I believe that micro-volunteering is great for many types of volunteers – and for people in many stages of life. I recently read a great observation on the types of volunteers on this Canadian volunteering org’s page.


    Great statement, ” … You say you want more risk-taking, more innovations, more tech-use by mission-based organizations …”

    I feel your frustration. I recently tried to start an online Rotary Club, and struggled with founding members who were more concerned about traditional in-person Rotary activities, than online, self-directed volunteering. Many of the founding members became confrontational and critical of the members with micro-volunteering ideas. I feel your conflict inside the organised non-profits too.

    Needless to say, I continue to be a rogue-volunteer. I help groups on my own with no formal affiliation with any established group.

    How do you see online, micro-volunteering becoming the expected norm?

  5. jcravens Post author

    “How do you see online, micro-volunteering becoming the expected norm?”

    Virtual volunteering *is* the norm for thousands of nonprofits/NGOs and volunteers. I see those organizations not accepting it as the exception rather than the norm, as now it’s hard to find an organization that’s *not* engaged in virtual volunteering – even if they don’t know it. The fact that I had to abandon trying to identify every organization involving online volunteers back in 1998 because there were already SO MANY speaks volumes.

    The difficulty that online microvolunteering – which is one facet of virtual volunteering – faces doesn’t have to do with technology but, rather, with how difficult it is for nonprofits to identify tiny projects that volunteers can just drop in and do – online or onsite. The reality is that most nonprofits do not have the time or resources to break up much-needed tasks into the tiniest components possible and recruit the largest number of volunteers possible – they have things that need to be done, and they need it done the most efficient way possible that is best in line with their mission, and for many nonprofits, microvolunteering – online or onsite – just isn’t going to fit the bill (and that’s true of group volunteering as well).

    That said, microvolunteering, online and offsite, as well as group volunteering, are types of engagement nonprofits should always be thinking about. It would be a shame to miss an opportunity to employ these kinds of engagement.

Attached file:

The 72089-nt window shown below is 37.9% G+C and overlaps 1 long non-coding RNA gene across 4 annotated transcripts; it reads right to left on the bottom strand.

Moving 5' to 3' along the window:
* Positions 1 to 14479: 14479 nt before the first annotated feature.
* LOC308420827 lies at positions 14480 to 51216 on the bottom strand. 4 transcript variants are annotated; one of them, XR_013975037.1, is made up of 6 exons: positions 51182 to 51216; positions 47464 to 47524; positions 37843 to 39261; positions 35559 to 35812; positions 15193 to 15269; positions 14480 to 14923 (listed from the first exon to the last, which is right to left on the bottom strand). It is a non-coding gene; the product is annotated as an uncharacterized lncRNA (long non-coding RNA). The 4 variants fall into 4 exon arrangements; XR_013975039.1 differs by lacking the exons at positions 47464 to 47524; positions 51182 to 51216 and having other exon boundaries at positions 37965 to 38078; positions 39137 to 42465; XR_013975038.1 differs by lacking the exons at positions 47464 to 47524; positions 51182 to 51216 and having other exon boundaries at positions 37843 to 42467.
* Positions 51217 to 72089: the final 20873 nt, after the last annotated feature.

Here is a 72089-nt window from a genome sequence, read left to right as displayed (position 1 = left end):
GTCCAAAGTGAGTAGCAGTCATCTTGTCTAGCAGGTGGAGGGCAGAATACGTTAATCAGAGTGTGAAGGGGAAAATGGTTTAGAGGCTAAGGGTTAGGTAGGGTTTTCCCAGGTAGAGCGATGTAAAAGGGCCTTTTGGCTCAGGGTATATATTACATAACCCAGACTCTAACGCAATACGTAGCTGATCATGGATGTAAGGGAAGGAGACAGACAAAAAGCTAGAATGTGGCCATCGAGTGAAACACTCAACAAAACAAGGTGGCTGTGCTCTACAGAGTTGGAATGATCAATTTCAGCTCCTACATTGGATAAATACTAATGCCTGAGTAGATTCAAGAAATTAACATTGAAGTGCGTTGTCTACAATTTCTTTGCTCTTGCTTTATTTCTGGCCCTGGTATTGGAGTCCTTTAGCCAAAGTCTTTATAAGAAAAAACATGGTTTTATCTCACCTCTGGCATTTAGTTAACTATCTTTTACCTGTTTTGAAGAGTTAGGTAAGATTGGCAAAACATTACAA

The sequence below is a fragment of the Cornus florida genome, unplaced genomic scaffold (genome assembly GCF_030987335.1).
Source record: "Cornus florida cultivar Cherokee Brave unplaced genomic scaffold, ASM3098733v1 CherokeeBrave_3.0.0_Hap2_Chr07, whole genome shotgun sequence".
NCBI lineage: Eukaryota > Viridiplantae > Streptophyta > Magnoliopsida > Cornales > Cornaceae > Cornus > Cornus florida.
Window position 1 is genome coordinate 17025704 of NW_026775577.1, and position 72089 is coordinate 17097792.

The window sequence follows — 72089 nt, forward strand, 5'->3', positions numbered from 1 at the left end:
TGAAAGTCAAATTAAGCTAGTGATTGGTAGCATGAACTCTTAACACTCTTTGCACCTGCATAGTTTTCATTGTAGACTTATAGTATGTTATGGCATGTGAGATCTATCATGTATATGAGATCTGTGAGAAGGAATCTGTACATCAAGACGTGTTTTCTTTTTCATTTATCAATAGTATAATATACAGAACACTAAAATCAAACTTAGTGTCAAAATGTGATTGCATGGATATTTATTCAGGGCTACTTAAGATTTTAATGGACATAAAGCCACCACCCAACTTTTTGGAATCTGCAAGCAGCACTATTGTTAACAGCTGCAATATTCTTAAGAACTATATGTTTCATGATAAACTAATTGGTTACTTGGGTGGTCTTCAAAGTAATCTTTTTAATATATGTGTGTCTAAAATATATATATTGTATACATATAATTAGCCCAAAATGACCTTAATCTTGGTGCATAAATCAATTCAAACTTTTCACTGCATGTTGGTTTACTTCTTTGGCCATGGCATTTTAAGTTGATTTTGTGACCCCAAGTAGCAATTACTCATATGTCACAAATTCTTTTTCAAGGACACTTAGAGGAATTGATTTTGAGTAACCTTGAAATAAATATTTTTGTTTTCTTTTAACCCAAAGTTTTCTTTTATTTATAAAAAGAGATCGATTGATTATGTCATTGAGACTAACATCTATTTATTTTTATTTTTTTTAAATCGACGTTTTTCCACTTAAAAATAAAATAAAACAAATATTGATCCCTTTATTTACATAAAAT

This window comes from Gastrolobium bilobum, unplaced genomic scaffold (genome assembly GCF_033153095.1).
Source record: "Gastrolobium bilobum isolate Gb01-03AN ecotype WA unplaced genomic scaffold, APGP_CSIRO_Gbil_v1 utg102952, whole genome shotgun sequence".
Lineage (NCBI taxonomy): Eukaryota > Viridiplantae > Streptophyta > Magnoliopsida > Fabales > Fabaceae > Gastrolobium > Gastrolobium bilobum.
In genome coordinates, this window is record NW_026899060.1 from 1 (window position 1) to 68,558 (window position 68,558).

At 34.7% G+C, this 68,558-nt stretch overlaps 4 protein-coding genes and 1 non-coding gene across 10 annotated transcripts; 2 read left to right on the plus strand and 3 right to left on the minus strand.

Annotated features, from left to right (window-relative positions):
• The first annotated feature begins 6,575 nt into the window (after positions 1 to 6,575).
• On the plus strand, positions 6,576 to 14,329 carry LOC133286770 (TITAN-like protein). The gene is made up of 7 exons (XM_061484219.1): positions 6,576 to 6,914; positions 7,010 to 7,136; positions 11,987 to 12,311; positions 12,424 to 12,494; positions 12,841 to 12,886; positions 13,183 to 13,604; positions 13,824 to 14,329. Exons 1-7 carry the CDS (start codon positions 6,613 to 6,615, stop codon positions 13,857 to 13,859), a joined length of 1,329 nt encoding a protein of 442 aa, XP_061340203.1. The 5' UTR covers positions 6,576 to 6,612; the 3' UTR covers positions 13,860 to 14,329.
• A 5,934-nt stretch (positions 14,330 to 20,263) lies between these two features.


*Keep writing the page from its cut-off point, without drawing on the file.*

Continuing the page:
You wrote in a separate comment: “PS You are speaking to a topic that I am passionate about. And, I realised I wasn’t properly logged in when I sent you the previous comment. I am an American living in Perth. I recently have exchanged ideas with colleagues at iiNet (Australia). iiNet is an internet provider that helps their employees give skilled volunteering to community groups. The company also provides some of the devices, and internet connectivity to run the projects. (SMART idea!)

    Nice – but I’m still waiting to see the CASH. And it’s just not there.

  6. Shauna McGee Kinney


    Too true. The cash is usually too little and the beneficiary has to complete (pay for) the work before the cash arrives. (That is barely feasible, and often requires members to front money and wait for acquittal before getting paid back.)

    I am a serial volunteer. I spent 1.5 years from start to finish helping my sailing club get life jackets, a radio, binoculars and first aid training. It took over 6 months to get through the application process for $5000 AUD.

    BUT our sailing club didn’t actually get $5000 up front. We had to attend a grant induction, hang banners, advertise in local papers that we had opened a safety program, buy the items, and wait until the 12 month grant period ended to document how the funds were spent and receive the money. That was 18 months for $5000 loaned by my sailling club for the purchases, and many, many volunteer hours.

    Needless to say – the increase in the number of participants at our club triggered an audit of our sailing program by our managing body. I was unaware that years prior our renewal had not been filed, so the publicity from receiving the grant, and our PR around booking our youth sailing programs solid was enough to get our club noticed.

    In all of this type of volunteer work on a grant there was no energy or interest in breaking out a micro-volunteering project. I think projects are either all micro-volunteering, or full-time volunteer, but not both.

  7. jcravens Post author

    What a WONDERFUL illustration of just how much work has to go into raising just $5,000 – far more than $5,000 worth of labor! Also, I completely hear you re: microvolunteering – for so many organizations, it’s just not worth the vast amounts of time and energy to break volunteering tasks into microvolunteering tasks. It’s great if you have time – but not everyone does.

    Disappointed that the earlier poster who claimed corporations *are* giving money to fund virtual volunteering still hasn’t responded to my followup questions…